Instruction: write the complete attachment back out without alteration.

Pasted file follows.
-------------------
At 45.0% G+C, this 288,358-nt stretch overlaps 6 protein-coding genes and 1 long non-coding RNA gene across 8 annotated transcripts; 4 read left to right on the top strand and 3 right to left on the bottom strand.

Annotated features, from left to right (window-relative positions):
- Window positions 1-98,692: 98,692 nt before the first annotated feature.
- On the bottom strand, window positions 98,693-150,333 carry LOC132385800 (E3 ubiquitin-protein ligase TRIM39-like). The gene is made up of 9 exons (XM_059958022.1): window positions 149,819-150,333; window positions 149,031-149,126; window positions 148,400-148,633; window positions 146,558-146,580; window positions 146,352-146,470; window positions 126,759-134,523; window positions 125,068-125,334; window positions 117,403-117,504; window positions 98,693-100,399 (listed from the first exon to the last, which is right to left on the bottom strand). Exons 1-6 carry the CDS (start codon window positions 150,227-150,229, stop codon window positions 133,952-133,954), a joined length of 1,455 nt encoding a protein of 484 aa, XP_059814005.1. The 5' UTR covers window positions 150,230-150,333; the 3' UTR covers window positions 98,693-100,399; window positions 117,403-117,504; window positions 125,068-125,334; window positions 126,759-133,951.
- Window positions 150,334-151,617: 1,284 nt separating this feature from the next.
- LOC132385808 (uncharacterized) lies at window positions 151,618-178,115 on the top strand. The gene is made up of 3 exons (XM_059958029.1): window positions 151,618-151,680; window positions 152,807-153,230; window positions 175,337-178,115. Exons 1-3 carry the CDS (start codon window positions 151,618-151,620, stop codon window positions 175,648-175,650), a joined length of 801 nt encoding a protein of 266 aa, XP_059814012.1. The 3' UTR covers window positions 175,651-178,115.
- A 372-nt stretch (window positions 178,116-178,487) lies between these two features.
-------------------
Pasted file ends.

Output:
At 45.0% G+C, this 288,358-nt stretch overlaps 6 protein-coding genes and 1 long non-coding RNA gene across 8 annotated transcripts; 4 read left to right on the top strand and 3 right to left on the bottom strand.

Annotated features, from left to right (window-relative positions):
- Window positions 1-98,692: 98,692 nt before the first annotated feature.
- On the bottom strand, window positions 98,693-150,333 carry LOC132385800 (E3 ubiquitin-protein ligase TRIM39-like). The gene is made up of 9 exons (XM_059958022.1): window positions 149,819-150,333; window positions 149,031-149,126; window positions 148,400-148,633; window positions 146,558-146,580; window positions 146,352-146,470; window positions 126,759-134,523; window positions 125,068-125,334; window positions 117,403-117,504; window positions 98,693-100,399 (listed from the first exon to the last, which is right to left on the bottom strand). Exons 1-6 carry the CDS (start codon window positions 150,227-150,229, stop codon window positions 133,952-133,954), a joined length of 1,455 nt encoding a protein of 484 aa, XP_059814005.1. The 5' UTR covers window positions 150,230-150,333; the 3' UTR covers window positions 98,693-100,399; window positions 117,403-117,504; window positions 125,068-125,334; window positions 126,759-133,951.
- Window positions 150,334-151,617: 1,284 nt separating this feature from the next.
- LOC132385808 (uncharacterized) lies at window positions 151,618-178,115 on the top strand. The gene is made up of 3 exons (XM_059958029.1): window positions 151,618-151,680; window positions 152,807-153,230; window positions 175,337-178,115. Exons 1-3 carry the CDS (start codon window positions 151,618-151,620, stop codon window positions 175,648-175,650), a joined length of 801 nt encoding a protein of 266 aa, XP_059814012.1. The 3' UTR covers window positions 175,651-178,115.
- A 372-nt stretch (window positions 178,116-178,487) lies between these two features.